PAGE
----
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Is Thomas Friedman for Real?

Wednesday, 18 April 2012 04:34

I would make fun of the part of this Thomas Friedman column that calls for cutting entitlements to put the budget on a sustainable footing (the problem is not "entitlements," the problem is a broken health care system that raises the cost of public sector health care programs like Medicare and Medicaid), but I don't believe this piece is genuine. Yesterday, Atrios proclaimed Thomas Friedman the "Wanker of the Decade," referring to the first decade of his blog's existence.

I suspect some sort of side arrangement. Friedman is clearly trying to publicize this designation by writing exactly the sort of inane centrist, above-the-political-fray column that earned him this award. He can't fool me.

Comments (9)Add Comment
Economic Intelligence
written by Robert Salzberg, April 18, 2012 5:02
Friedman also insists that we must have "shared sacrifice" and make "hard choices".

If Americans had a little economic intelligence, we could make easy choices that involve asymmetrical sacrifice.   

For instance, eliminating the cap on wages subject to the Social Security tax would extend the trust fund till 2083.

Various forms of single payer health insurance have been proven in countries around the world to be the most efficient way of delivering healthcare. Why can't Americans get together on this?

America should have a comprehensive plan to address the over 2 trillion dollar national infrastructure deficit.

A financial transactions tax of 0.1% would raise around 100 billion a year which is about how much additional revenue we need to devote to our infrastructure.
Broken Record
written by Jeffrey Stewart, April 18, 2012 8:27
There are plenty of progressive ideas for reducing the deficit and many are included in the Progressive Caucus' Budget for All which was greeted with crickets by the capitalist, corporate media.

Some politically savvy people need to develop a strategy to implement some or all of the policies advocated by the Progressive Caucus, Dr. Baker and Robert Salzberg above. The big problem is there needs to be an effective political strategy for implementing these policies. Otherwise, it's just a pointless intellectual exercise with few concrete accomplishments.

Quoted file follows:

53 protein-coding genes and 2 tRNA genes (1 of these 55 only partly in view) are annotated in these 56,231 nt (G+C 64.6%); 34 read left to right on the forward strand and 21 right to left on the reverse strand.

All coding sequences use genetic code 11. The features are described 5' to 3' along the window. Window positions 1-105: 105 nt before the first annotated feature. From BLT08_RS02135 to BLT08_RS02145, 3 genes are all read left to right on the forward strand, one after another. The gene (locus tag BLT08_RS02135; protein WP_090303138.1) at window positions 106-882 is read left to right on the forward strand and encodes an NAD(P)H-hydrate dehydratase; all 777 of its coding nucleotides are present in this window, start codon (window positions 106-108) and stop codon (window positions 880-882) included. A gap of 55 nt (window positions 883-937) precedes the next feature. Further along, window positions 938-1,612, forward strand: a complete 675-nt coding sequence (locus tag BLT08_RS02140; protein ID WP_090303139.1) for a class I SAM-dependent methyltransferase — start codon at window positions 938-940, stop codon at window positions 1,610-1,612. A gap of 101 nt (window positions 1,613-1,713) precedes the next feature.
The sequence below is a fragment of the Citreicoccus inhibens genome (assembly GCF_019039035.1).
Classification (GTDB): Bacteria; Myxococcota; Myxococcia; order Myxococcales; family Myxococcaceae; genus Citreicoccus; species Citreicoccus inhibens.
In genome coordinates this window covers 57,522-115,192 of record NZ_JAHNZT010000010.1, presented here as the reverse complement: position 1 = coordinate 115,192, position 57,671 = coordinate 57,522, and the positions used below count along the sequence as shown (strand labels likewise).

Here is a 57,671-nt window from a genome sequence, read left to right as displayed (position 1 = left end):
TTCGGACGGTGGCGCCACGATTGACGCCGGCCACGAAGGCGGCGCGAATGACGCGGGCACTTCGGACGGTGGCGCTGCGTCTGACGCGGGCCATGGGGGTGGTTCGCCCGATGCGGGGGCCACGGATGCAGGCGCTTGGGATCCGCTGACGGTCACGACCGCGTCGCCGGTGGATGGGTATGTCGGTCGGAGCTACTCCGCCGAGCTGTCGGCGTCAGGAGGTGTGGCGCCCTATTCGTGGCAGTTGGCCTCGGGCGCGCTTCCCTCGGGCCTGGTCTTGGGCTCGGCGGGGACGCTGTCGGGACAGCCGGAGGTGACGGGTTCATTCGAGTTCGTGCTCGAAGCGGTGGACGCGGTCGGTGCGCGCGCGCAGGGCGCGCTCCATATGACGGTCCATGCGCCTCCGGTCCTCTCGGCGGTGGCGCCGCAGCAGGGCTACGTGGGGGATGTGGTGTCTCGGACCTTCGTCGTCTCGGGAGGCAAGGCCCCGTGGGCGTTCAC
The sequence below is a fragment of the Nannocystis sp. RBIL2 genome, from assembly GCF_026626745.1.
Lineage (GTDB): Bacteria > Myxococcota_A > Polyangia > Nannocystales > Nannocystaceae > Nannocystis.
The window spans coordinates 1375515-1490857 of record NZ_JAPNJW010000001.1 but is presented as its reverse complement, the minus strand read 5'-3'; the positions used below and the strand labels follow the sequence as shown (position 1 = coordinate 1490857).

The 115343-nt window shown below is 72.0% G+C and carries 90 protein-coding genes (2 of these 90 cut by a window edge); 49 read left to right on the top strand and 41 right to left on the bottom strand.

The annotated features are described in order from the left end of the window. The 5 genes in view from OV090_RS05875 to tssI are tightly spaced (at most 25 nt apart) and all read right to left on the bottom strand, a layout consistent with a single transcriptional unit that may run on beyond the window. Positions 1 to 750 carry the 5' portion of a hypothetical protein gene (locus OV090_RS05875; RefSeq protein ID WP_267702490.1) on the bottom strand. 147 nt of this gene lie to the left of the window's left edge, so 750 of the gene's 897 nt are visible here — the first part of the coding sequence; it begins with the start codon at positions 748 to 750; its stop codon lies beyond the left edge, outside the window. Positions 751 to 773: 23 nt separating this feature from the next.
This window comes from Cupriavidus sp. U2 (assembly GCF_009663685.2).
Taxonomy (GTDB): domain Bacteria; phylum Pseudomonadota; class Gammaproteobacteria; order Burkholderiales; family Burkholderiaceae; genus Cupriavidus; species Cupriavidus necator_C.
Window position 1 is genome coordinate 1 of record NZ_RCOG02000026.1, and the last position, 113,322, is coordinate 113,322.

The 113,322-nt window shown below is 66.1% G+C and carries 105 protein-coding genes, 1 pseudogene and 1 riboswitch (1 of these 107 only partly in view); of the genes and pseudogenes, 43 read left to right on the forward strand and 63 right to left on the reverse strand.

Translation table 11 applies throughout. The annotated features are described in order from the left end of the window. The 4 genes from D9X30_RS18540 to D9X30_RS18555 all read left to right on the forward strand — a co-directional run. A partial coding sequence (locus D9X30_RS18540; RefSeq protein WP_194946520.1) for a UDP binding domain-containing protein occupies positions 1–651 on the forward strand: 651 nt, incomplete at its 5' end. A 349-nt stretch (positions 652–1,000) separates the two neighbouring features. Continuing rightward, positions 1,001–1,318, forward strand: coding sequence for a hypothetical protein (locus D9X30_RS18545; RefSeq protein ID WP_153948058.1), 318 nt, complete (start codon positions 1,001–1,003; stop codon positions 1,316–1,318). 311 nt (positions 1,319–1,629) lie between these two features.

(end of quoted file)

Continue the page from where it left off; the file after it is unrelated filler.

written by skeptonomist, April 18, 2012 8:40
Although Atrios is himself a renegade economist, there was surprisingly little influence of economics in his top ten list. Friedman probably made #1 more because of his jingoism ("suck on this") than his pseudo-centrist economic positions. A separate list is probably needed for top ten economic wankers. Neither David Brooks nor Robert Samuelson made Atrios's list - who else should be on the economic top ten wanker list?
Economic top ten wankers
written by KeithOK, April 18, 2012 9:10
I'd go with James K. Glassman, who, while not actually an economist, plays one in the newspapers.
bad but not that bad
written by Peter K., April 18, 2012 10:22
Friedman like Brooks are bad but not that bad telling our free-thinking "fiscally conservative, socially liberal" fellow citizens what they want to hear (the hippies are wrong.)

Saddam Hussein was bad. He wasn't "not that bad."
written by Andrew Clearfield, April 18, 2012 11:44
I thought at first, I swear, that this column was some sort of self-parody that would reveal itself at the end with a self-deprecating nod to his wanker award. When that didn't happen I realized that Friedman's column was actually just a case of "doubling down," as Krugman calls it; an idiot who has been proven wrong over-and-over again, deciding (quite rationally) why not continue this way?, after all it's made me rich.
written by Bart Hobson, April 18, 2012 3:52
Congrats on the shout-out for your health care cost analyses in The New Yorker.
written by liberal, April 19, 2012 6:37
Andrew Clearfield wrote,
...after all it's made me rich.

IIRC he was already rich by marrying into wealth. I think his wife's family was behind General Growth Properties or something.
One must hand it to Friedman, he never seems to get smacked down.
written by John Wright, April 21, 2012 12:09
I remember both Andy Grove (Intel) and Ralph Gomory (IBM R&D) have taken Friedman to task, by name, as Friedman advocates that America can hold on to good innovative jobs while allocating the lower paid jobs to foreigners.

Friedman sells the story that America can innovate new products and let the manufacturing of the products be done overseas. If one looks at high tech firms, and one calls the innovative jobs the R&D jobs, a tech firm is maybe investing 10% of revenue in R&D, with perhaps half of that actually going to high paid worker salaries.

And for some high tech companies, 10% is a high number as Hewlett Packard (Of Carly Fiorina "Invent" slogan fame) spent only 2.5% of sales on R&D in 2011, with some of that R&D expenditure overseas.

The upshot is there aren't that many highly paid innovative jobs in most USA companies (or in the world for that matter). So Friedman's advice for America to be the innovative center of the world to create copious good American jobs is fundamentally flawed by scaling considerations.

And furthermore, I can't imagine the motivated Chinese, Koreans and Indians reserving the high wage innovative world jobs for Americans.

I suspect that Friedman having a prominent position at the NYTimes and being viewed by many Americans and media types as a serious thinker is yet more evidence that America will continue to look at the world through Friedman's rose colored view.

At least for a while.

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About Beat the Press

Dean Baker is co-director of the Center for Economic and Policy Research in Washington, D.C. He is the author of several books, his latest being The End of Loser Liberalism: Making Markets Progressive. Read more about Dean.